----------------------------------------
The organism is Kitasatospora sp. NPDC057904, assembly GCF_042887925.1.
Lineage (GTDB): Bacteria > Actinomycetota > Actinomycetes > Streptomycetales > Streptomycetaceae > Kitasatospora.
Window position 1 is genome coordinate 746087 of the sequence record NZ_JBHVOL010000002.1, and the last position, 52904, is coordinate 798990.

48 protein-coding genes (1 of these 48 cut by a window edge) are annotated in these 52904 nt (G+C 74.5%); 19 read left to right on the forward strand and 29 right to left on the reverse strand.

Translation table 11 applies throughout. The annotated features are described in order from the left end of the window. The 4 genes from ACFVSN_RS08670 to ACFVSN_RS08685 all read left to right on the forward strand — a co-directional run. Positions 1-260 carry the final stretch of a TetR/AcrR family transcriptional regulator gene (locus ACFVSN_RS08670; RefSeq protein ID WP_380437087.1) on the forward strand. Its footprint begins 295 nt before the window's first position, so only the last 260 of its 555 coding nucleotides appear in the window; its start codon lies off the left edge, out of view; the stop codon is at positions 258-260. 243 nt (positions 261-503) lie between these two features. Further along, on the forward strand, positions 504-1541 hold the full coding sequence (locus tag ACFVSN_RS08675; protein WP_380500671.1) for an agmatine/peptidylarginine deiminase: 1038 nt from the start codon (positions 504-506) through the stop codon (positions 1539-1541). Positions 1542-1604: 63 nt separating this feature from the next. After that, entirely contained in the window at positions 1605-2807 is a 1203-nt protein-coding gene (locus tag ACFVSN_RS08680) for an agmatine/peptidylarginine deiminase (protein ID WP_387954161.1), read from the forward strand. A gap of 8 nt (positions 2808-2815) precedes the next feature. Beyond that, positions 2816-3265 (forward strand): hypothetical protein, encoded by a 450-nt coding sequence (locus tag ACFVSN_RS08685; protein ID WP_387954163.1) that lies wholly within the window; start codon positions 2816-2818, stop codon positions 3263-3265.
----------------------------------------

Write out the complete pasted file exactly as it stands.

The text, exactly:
The organism is Kitasatospora sp. NPDC057904, assembly GCF_042887925.1.
Lineage (GTDB): Bacteria > Actinomycetota > Actinomycetes > Streptomycetales > Streptomycetaceae > Kitasatospora.
Window position 1 is genome coordinate 746087 of the sequence record NZ_JBHVOL010000002.1, and the last position, 52904, is coordinate 798990.

48 protein-coding genes (1 of these 48 cut by a window edge) are annotated in these 52904 nt (G+C 74.5%); 19 read left to right on the forward strand and 29 right to left on the reverse strand.

Translation table 11 applies throughout. The annotated features are described in order from the left end of the window. The 4 genes from ACFVSN_RS08670 to ACFVSN_RS08685 all read left to right on the forward strand — a co-directional run. Positions 1-260 carry the final stretch of a TetR/AcrR family transcriptional regulator gene (locus ACFVSN_RS08670; RefSeq protein ID WP_380437087.1) on the forward strand. Its footprint begins 295 nt before the window's first position, so only the last 260 of its 555 coding nucleotides appear in the window; its start codon lies off the left edge, out of view; the stop codon is at positions 258-260. 243 nt (positions 261-503) lie between these two features. Further along, on the forward strand, positions 504-1541 hold the full coding sequence (locus tag ACFVSN_RS08675; protein WP_380500671.1) for an agmatine/peptidylarginine deiminase: 1038 nt from the start codon (positions 504-506) through the stop codon (positions 1539-1541). Positions 1542-1604: 63 nt separating this feature from the next. After that, entirely contained in the window at positions 1605-2807 is a 1203-nt protein-coding gene (locus tag ACFVSN_RS08680) for an agmatine/peptidylarginine deiminase (protein ID WP_387954161.1), read from the forward strand. A gap of 8 nt (positions 2808-2815) precedes the next feature. Beyond that, positions 2816-3265 (forward strand): hypothetical protein, encoded by a 450-nt coding sequence (locus tag ACFVSN_RS08685; protein ID WP_387954163.1) that lies wholly within the window; start codon positions 2816-2818, stop codon positions 3263-3265.